Wilcock says: “On average, we complete a seed investment every two to three months in our university-related funds. Through these seed funds we find some very good opportunities to make early stage investments. A recent example is Haemostatix, a drug design and development company. Quester made a seed investment 12 months ago. That way we were able to do extensive due diligence at the seed stage and so had significantly more confidence when investing at the series A stage earlier this year. Investing in this way significantly improves our decision-making process. It is like an extended due diligence process.”

Another example of a recent Quester seed investment is Lectus Therapeutics, a drug discovery and development company focusing on next-generation ion channel modulators, which spun out of Bristol University. Lectus won seed funding 18 months ago through the SULIS Seedcorn Fund, which is managed by Quester. In February, Sofinnova Partners and Quester co-led the £8.2m series A funding. Unusually, this company has also secured funding from Takeda Pharmaceutical Company and Astellas Pharma, two leading Japanese pharma groups.

Wilcock says: “We have a good flow of deals on the seed side. Resources are precious, however, and making seed investments, then moving to series A is a pretty resource-intensive business and so we have to be selective in what we do.” He adds that the quality of spinouts from universities is improving: “A few years ago very few VCs would have wanted to work with universities in the way we work, but we have seen a significant change in the way the universities handle their IP. Another advantage is we get a good academic network, which gives us a further insight into the businesses.”

Later stage

Venture firms investing in the biotech space are increasingly looking to the US to fund their investments in the later stages and this may be another reason for the drop in European investment at this stage. 3i has been actively promoting its US investments and Quester also mentions the importance of looking Stateside for further funding. Wilcock says: “Internationally, looking further forward, we see the US as a source of capital. We’ve definitely got some companies at the moment in clinical development looking to raise between £20m and £30m to get to phase 2 and for this you really need to look to the US. There just isn’t sufficient capacity in Europe at this stage and it’s doubtful that this type of risk can be financed on AIM.”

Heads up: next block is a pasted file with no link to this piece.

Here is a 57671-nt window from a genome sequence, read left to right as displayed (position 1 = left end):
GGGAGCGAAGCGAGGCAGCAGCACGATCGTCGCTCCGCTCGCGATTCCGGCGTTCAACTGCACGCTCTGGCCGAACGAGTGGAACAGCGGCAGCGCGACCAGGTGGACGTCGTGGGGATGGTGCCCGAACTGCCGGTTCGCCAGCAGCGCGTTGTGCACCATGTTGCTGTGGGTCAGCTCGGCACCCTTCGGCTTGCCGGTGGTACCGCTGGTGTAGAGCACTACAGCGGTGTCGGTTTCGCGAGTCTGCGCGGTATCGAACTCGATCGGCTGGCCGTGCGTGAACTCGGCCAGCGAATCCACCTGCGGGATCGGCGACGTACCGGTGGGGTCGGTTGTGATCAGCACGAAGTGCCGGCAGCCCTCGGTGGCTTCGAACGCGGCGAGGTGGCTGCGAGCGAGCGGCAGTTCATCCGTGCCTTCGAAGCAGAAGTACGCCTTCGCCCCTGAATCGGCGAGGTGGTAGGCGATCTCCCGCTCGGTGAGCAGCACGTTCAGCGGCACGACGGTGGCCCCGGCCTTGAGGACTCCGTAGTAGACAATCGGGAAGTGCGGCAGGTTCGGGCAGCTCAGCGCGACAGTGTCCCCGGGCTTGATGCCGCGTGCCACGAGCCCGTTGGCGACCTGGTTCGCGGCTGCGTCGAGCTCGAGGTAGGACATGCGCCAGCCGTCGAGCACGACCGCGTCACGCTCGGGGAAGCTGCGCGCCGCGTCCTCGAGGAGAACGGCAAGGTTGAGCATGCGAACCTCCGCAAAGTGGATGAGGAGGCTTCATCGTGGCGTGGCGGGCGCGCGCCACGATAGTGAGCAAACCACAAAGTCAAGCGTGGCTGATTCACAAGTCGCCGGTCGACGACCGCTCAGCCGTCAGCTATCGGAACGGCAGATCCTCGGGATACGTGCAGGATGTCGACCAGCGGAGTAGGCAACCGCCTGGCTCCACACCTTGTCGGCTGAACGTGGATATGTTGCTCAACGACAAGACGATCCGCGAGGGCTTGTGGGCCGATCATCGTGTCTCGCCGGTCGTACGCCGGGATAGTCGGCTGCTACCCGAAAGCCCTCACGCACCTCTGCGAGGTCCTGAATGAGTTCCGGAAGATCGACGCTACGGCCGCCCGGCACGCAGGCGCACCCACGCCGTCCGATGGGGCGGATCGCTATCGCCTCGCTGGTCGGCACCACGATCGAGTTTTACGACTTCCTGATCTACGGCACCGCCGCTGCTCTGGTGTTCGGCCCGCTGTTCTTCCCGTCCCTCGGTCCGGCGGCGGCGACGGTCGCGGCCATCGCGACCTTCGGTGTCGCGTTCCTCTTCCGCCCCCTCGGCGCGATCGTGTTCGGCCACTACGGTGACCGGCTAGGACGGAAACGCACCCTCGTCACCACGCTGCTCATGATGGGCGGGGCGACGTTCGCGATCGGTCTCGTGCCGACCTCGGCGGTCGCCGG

Charles Waddell of law firm Dechert agrees: “There is a steady flow of companies over to the US where the funding market is more benign. We recently acted for Xytis Pharmaceuticals Ltd, an Atlas Venture-backed company.” Xytis is a UK company with operations in Switzerland. Xytis is assembling a pipeline of pre-clinical and clinical innovative compounds with novel mechanisms of action addressing major unmet needs in the fields of schizophrenia, depression and traumatic brain injury. In January 2006, it merged with a US company Remergent Inc and raised US$24.5m in a series B private equity round.

Fraser comments on 3i’s investment strategy in terms of its links with the US: “We are typically targeting deals that are a little different and match our own international footprint. We are not just looking at technology, but also the potential to stand alone and for geographical market reach. One of the biggest medical US device deals in 2005, Small Bone Innovations, which was co-led by 3i, has key operations in the US and France. US-based Transmedics, which is developing a breakthrough technology to allow a living organ transplant, has just initiated the first clinical trials of the system in Germany and the UK. The transatlantic nature of the 3i business and expertise means it is possible for 3i to bring an international dimension to its investments, while many life sciences venture firms can be rooted in their local market geography.”

There are 11 members of the 3i healthcare team in total including three in the UK, three in Munich, two in Paris and Stockholm and three in the US. Fraser says: “Over the past three years, half our deals by number have been in the US and half in Europe. We had quite a deliberate shift in strategy to achieve this and made a conscious decision to increase our exposure to the US.”

The main concern in the biotech sector as ever remains at the seed stage and where the funds for start-ups are going to come from to create the companies of tomorrow. Ian Dixon of PricewaterhouseCoopers says: “It’s a very cash-hungry sector and these companies aren’t generating any cash on early

deals. The time lines to get a product to the market can be very long indeed; it could be 10 years easily. There’s a huge demand for cash, but equally for an investor it’s a long time for an investor to be committed. I think early stage companies now are scouting round to get funding wherever they can get it whether it’s angel money or soft money from grants, which means that many of them are very much living hand to mouth.” He concludes: “I worry for that part of the sector. It does worry me how those ideas are going to be financed and where the successful companies of tomorrow will come from.”